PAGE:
Doctors and nurses were flying around like they were playing Quidditch. Nurse Patel probed a porter who was taxi-ing a patient on a trolley to find me a seat.

“Ah yer bleedin jokin’ aren’t ye?”

The scene was chaos, like the fall-out from some major incident. Every cubicle was occupied with a half-drawn curtain; some had no curtain. The centre of the room was jammed with trolleys and wheelchairs, all of which were occupied. One young boy hung over the side of his trolley vomiting into a cardboard bowl. A man walked past wheeling a saline drip alongside him, his hospital gown flapping behind exposing a very wrinkly, bare backside. An old woman cried out over and over: “Please take me to the toilet! Pleeeaaase!”

A doctor, two nurses and a porter were holding down a teenage girl who screamed and kicked, lashing out fiendishly. I waited for her head to spin around like the Exorcist girl. “Get your feckin’ hands off me now. I’ll bite ye, ya bastard. DON’T you feckin’ touch me. Don’t touch me!”

I saw a small plastic step in the disabled toilet which I took out to the corridor and promptly parked myself on it. I pushed my back in tight to the wall and opened The Kite Runner. It was 10.30pm. I had been here for nearly seven hours.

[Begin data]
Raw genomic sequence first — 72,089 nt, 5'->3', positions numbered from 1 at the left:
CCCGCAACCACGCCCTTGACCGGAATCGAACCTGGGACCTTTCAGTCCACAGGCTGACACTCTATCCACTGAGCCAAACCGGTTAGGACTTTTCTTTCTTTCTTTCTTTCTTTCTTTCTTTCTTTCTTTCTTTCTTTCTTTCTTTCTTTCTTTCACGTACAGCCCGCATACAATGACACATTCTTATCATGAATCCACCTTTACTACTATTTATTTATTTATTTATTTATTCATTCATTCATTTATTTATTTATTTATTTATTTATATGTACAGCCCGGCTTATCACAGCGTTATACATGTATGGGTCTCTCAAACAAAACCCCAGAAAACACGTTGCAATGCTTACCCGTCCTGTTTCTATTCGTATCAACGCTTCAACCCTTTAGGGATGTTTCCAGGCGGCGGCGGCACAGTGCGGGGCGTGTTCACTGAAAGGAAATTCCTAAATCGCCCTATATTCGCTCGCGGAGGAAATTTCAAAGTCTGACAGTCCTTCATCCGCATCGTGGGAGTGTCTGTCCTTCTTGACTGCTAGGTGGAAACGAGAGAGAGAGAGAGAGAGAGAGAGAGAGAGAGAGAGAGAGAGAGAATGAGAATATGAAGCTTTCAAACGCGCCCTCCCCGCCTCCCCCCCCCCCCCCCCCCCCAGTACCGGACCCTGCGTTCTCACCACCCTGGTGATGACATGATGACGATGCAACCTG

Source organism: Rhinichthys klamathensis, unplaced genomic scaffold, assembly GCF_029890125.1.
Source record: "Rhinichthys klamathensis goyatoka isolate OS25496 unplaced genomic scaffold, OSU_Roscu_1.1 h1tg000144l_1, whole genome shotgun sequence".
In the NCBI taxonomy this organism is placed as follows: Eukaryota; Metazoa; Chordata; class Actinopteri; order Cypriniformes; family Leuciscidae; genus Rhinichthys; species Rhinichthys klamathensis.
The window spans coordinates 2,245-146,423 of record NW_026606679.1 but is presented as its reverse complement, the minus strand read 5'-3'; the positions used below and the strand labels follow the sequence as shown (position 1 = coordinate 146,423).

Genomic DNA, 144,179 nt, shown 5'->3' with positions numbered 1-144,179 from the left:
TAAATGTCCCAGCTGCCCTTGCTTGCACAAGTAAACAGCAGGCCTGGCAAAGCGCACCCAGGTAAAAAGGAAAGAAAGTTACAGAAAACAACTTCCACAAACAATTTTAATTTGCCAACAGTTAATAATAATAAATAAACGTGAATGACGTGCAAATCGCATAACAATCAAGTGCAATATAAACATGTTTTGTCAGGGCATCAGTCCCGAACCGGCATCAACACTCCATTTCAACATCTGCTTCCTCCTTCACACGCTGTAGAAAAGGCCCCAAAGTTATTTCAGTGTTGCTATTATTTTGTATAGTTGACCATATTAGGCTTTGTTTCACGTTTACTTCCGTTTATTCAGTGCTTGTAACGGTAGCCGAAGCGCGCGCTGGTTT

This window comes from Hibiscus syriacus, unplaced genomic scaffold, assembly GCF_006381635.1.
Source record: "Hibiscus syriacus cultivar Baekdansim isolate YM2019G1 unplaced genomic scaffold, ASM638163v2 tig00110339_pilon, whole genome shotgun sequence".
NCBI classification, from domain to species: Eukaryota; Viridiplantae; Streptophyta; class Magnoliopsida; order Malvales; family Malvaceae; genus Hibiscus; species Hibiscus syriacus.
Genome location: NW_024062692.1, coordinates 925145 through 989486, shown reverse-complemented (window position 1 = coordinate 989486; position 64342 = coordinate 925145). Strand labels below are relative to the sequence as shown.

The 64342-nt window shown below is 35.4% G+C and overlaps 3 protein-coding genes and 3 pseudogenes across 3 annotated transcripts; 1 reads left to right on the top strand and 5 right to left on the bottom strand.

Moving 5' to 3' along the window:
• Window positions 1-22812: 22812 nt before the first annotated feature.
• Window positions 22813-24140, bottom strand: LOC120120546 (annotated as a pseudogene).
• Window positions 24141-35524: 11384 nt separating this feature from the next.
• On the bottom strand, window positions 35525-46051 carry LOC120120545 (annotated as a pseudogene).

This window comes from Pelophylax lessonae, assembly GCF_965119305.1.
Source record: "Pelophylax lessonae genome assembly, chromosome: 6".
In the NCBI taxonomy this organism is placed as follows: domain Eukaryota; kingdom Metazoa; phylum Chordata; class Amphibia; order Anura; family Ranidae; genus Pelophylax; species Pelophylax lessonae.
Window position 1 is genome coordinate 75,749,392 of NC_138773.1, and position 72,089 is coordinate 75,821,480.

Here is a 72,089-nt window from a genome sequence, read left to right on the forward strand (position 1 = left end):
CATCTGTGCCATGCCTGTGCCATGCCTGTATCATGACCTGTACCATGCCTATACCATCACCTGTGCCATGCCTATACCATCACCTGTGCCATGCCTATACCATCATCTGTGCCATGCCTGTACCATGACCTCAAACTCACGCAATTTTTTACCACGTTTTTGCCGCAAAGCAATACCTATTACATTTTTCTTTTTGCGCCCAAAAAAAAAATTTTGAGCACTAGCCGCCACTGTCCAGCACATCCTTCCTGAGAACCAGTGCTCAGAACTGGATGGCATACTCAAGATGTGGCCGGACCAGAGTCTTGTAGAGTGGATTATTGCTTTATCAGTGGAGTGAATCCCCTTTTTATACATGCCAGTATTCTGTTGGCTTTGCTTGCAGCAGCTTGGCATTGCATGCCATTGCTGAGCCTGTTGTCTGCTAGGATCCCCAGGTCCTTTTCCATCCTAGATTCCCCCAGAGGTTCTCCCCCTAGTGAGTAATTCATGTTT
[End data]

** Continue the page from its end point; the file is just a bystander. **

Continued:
I texted my hubby to ensure he had arrived home safely. He asked if I was tucked up in bed and I hadn’t the heart to tell him I wasn’t, so I lied. Cleaning staff ran with mops, buckets and detergents like a platoon regiment. Nurses appeared to levitate. There was one I had noticed earlier who stood out because of her strong West Indian accent. The epitome of happiness amidst the madness. She stopped dead in her tracks as she was whizzing past me. “Aw Lord. What eez dat you are sittin’ on, ma dahling?”

“Eh, I’m pretty sure it’s a child’s step for the toilet. I took it from the disabled loo. Is that ok?”

“Ma God, dis place eez gettin’ worse E.VA.REE day! Give me a moment please.” She swirled around like Wonder Woman striding towards the fire exit and within a minute she had returned pushing an empty wheelchair, evidently for me. I heard someone singing.

“And the aul triangle went jingle jangle…” It was Pinball Man. A buzzing sound came from her breast pocket.